Economist Jeremy Rifkin believes that the monopoly of energy generation will disappear in the future and power will transfer from big utilities to small prosumers. In other words, energy will democratize. It will be peer-to-peer, just like the internet. A big web of people buying and selling energy. Utilities will not disappear but will have their role reshaped. Their main job will be to manage data coming from the sensors and work together with prosumers to reduce energy costs – today utilities do not have incentives to save energy since their income comes from megawatts generated. This will be a great stride to energy efficiency, our invisible energy resource.
In Brazil, however, the energy internet is a long-term reality, at best. Smart grid has been a topic of study in the Brazilian academia for years, but discussions regarding its implementation started recently. In 2010 the federal government organized a working group to analyze the topic and the challenges to its implementation in Brazil. In 2012, ANEEL enacted a resolution on general conditions to micro and mini-generation projects to have access to distribution and compensation systems. There are several smart grid pilot projects in development  but few results yet.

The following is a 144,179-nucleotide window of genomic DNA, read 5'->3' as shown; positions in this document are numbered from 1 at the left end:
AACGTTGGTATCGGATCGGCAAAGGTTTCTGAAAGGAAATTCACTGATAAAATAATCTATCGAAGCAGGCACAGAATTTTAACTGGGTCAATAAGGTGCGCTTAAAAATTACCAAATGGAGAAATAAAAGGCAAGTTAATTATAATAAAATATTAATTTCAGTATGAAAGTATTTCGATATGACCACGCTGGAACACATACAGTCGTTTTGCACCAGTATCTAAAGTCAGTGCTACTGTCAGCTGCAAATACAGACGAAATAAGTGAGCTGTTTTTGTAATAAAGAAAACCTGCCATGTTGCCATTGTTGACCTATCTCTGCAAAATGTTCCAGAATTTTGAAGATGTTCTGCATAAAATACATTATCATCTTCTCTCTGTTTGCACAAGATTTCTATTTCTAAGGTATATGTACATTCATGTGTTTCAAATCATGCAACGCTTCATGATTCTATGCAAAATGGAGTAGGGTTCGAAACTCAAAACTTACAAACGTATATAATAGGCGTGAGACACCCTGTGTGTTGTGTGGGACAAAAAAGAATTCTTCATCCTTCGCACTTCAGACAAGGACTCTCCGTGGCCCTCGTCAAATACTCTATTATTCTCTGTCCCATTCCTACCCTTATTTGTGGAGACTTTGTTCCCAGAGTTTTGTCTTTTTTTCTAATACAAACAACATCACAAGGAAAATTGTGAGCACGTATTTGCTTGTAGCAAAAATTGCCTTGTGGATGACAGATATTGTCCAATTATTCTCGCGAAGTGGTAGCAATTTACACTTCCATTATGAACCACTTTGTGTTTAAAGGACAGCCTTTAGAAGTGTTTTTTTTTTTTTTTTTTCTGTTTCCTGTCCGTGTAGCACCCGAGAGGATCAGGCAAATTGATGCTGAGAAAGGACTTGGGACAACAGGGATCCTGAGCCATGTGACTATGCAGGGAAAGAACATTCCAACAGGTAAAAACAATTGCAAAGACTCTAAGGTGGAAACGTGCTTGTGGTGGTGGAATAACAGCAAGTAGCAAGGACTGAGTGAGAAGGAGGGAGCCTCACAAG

Several are the barriers to the energy internet in Brazil. First, technical. The smart grid is in its infancy in the country, and integrating the electric system with telecommunications requires even more effort. Issues regarding the relationship between electric providers and network providers, which protocols would be employed to guarantee the access to the system and how privacy of consumer information would be regulated are very important, as well as measures of cyber security. Second, regulatory. The energy internet requires dynamic pricing of tariffs, differentiating peak and off-peak prices; it also requires taxes to be calculated considering net (production deducted from consumption) performance of consumers. Currently, industrial and residential tariffs are differentiated as well as the price of electricity considering its major source – when thermal power plants are in full operation, the “red flag” is raised and power becomes more expensive. This is far from dynamic pricing, though. And although ‘prosumers’ are exempted from paying some taxes in distributed generation , taxation on net performance requires further regulatory updating.
Last, but not least, it is a challenge to mindset. Generated distribution can provide serious amounts of electricity and reduce dependency on large power projects, both in generation and transmission. In planning, however, it is still marginal. Micro and mini-generation appeared for the first time in Plano Decenal de Expansão (PDE), piece that guides electric policymaking in a 10-year horizon, in 2013 (PDE 2022), but only in 2015 (PDE 2024) it was estimated that they can contribute to load reduction – 100 TWh in 2024, 12.64% of total demand predicted for the same year (EPE, 2015:382).